Knowledge is mined from experts using IF-THEN questionnaires (as in connection admission control for ATM networks).
Question: Why do we expect that a type-2 FLS will outperform a type-1 FLS?
Answer: Type-2 FLSs are described by type-2 membership functions (MFs) that are characterized by more parameters than are MFs for type-1 FLSs. During the designs of type-1 and type-2 FLSs, MF parameters are optimized using some training data. Because type-2 FLSs are characterized by more design parameters than are type-1 FLSs (that is, they have more design degrees of freedom), type-2 FLSs have the potential to outperform type-1 FLSs.
Of course, one way to introduce more design degrees of freedom into a type-1 FLS is to add more rules to it. Unfortunately, additional rules do not let a type-1 FLS account for uncertainties because uncertainties cannot be modeled by type-1 fuzzy sets. In all fairness, the additional rules should also be provided to the type-2 FLS, especially if we require a type-2 FLS to reduce to a type-1 FLS when all sources of uncertainty disappear.
Question: Is there something truly unique about the output of a type-2 FLS, something that cannot be obtained at the output of a type-1 FLS?
Answer: There is. As we have explained already, there can be two outputs of a type-2 FLS, the type-reduced set and the defuzzified output. The type-reduced set is truly unique. It provides an interval of uncertainty for the output of a type-2 FLS, in much the same way that a confidence interval provides an interval of uncertainty for a probabilistic system. The more uncertainties that occur in a type-2 FLS, which translate into more uncertainties about its MFs, the larger will be the type-reduced set, and vice versa. So, the type-reduced set itself could be of great value to a decision maker. Decision rules can be created based on the type-reduced set. Nothing like this exists for a type-1 FLS.
Question: Are there different kinds of type-2 FLSs?
Answer: Many different kinds of type-1 FLSs exist because choices must be made about the details of all the blocks in the Figure 1 FLS. Similar choices must be made for the blocks of a type-2 FLS, so there can be many different kinds of type-2 FLSs.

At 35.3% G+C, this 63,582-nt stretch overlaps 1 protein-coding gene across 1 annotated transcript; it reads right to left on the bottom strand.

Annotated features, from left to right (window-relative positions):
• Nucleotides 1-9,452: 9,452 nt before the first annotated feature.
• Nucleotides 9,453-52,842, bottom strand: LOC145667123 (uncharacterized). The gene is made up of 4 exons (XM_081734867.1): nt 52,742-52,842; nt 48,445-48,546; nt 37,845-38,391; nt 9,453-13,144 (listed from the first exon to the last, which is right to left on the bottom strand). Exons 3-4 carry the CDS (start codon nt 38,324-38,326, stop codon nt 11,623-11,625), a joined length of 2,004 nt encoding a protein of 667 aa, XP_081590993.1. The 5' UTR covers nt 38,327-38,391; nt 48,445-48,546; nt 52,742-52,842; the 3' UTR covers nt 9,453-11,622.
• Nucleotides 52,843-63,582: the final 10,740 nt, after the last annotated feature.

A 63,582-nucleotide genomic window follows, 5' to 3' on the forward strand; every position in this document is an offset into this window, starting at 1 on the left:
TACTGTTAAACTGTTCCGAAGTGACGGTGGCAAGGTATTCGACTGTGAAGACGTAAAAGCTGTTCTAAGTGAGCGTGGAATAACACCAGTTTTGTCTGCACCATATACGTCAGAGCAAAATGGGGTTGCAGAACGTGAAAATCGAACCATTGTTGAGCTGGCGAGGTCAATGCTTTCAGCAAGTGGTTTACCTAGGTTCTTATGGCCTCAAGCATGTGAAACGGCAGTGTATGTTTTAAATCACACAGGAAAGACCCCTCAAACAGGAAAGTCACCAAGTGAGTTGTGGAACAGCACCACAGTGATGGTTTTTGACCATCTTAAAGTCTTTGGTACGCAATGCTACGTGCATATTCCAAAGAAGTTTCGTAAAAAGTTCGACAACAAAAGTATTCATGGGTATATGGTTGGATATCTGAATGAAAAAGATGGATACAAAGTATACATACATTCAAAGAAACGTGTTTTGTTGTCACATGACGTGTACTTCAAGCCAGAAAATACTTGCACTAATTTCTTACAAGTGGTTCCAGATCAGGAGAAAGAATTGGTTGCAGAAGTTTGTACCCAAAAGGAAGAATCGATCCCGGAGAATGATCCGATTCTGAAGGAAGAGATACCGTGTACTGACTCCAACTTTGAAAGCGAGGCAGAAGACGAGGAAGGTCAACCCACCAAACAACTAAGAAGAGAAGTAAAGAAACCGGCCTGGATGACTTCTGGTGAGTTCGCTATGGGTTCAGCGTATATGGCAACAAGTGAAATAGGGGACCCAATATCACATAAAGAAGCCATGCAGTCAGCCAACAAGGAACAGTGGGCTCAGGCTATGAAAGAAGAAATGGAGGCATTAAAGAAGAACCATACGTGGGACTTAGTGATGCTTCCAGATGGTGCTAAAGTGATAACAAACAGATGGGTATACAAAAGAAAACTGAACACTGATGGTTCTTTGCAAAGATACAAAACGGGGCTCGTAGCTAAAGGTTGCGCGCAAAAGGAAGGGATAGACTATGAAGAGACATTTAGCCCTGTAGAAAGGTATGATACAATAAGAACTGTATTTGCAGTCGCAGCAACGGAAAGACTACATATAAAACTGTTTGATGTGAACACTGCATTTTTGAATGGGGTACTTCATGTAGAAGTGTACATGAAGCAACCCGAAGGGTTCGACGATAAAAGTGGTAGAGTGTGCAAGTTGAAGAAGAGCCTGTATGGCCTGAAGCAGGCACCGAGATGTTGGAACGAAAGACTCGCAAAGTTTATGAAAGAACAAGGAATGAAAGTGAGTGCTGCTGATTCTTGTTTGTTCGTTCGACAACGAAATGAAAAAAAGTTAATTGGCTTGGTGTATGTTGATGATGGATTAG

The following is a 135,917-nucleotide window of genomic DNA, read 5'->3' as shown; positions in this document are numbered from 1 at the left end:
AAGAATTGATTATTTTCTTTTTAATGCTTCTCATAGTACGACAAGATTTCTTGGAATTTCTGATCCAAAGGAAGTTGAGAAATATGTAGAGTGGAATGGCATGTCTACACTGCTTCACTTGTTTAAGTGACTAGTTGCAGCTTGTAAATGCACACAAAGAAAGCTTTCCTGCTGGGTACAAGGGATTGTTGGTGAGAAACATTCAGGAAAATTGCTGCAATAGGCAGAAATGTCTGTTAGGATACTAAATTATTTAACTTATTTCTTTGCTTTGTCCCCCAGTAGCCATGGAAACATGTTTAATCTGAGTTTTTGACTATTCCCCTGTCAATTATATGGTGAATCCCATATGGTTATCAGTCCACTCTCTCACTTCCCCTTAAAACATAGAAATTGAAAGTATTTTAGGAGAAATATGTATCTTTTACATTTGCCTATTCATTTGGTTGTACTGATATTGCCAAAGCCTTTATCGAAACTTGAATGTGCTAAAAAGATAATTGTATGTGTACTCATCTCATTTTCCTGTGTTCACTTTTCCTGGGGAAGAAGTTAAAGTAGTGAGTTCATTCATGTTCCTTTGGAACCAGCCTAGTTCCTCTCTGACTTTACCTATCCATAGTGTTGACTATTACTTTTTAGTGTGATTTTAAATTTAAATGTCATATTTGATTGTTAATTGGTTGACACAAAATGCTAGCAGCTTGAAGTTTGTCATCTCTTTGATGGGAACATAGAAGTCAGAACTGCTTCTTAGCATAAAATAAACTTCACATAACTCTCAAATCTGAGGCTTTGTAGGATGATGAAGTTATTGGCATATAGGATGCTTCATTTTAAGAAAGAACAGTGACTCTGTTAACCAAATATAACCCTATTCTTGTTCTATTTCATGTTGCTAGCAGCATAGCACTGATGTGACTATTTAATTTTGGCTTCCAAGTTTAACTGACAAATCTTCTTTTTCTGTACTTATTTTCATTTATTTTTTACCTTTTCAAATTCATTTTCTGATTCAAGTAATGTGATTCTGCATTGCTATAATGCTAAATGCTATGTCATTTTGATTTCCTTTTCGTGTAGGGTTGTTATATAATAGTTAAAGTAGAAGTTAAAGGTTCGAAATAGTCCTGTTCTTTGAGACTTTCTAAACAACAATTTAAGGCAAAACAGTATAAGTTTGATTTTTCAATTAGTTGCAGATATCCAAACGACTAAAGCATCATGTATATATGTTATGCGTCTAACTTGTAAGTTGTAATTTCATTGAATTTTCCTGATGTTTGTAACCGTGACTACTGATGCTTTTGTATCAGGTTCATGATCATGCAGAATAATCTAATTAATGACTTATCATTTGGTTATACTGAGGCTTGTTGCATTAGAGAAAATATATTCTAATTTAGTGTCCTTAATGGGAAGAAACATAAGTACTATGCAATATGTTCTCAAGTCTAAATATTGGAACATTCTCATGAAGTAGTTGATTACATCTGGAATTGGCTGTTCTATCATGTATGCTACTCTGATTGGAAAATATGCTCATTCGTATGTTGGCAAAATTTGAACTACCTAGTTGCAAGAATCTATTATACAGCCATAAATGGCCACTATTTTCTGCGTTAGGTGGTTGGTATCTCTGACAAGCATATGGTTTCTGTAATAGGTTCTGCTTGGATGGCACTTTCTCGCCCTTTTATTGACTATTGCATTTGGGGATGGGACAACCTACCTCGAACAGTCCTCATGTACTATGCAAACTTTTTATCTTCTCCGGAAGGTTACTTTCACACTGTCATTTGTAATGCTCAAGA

The FLS literature talks about two kinds of fuzzifiers, singleton and nonsingleton. In singleton fuzzification, measurements are treated as perfect and are modeled as fuzzy sets whose MFs are nonzero only at the measured value. In nonsingleton fuzzification, measurements are treated as imperfect and are modeled as either type-1 or type-2 fuzzy sets. The former set is useful if measurement noise is stationary, whereas the latter set is useful if measurement noise is nonstationary. There have always been singleton and nonsingleton type-1 FLSs, and there are now singleton and nonsingleton type-2 FLSs; however, only a type-2 FLS can model the measurements using type-2 fuzzy sets. So, a type-2 FLS can treat imperfect measurements more flexibly than a type-1 FLS can.
Question: Is there software available to let me start designing type-2 FLSs?
Answer: More than 35 MATLAB M-files are available as freeware on the Internet at http://sipi.usc.edu/~mendel/software. They have been made available so that you will be able to immediately use type-2 FLSs. They include M-files for designs of a broad range of type-2 FLSs, and also M-files to design type-1 FLSs so that you can baseline the performance of a type-2 FLS against the best performance attainable by a type-1 FLS.
Question: How can I explain a type-2 FLS in one sentence?
Answer: The Hebrew sage Hillel was asked by a Roman persecutor to explain the entire Torah while standing on one foot, or else face death. This was his explanation: "Do unto others as you would have others do unto you; all of the rest is commentary." Our situation surely is not as perilous as Hillel's, but the idea of being able to explain type-2 FLSs in one sentence may be as challenging. I would state: "A type-2 FLS is a rule-based FLS that is capable of directly modeling uncertainties and minimizing their effects; all of the rest is commentary."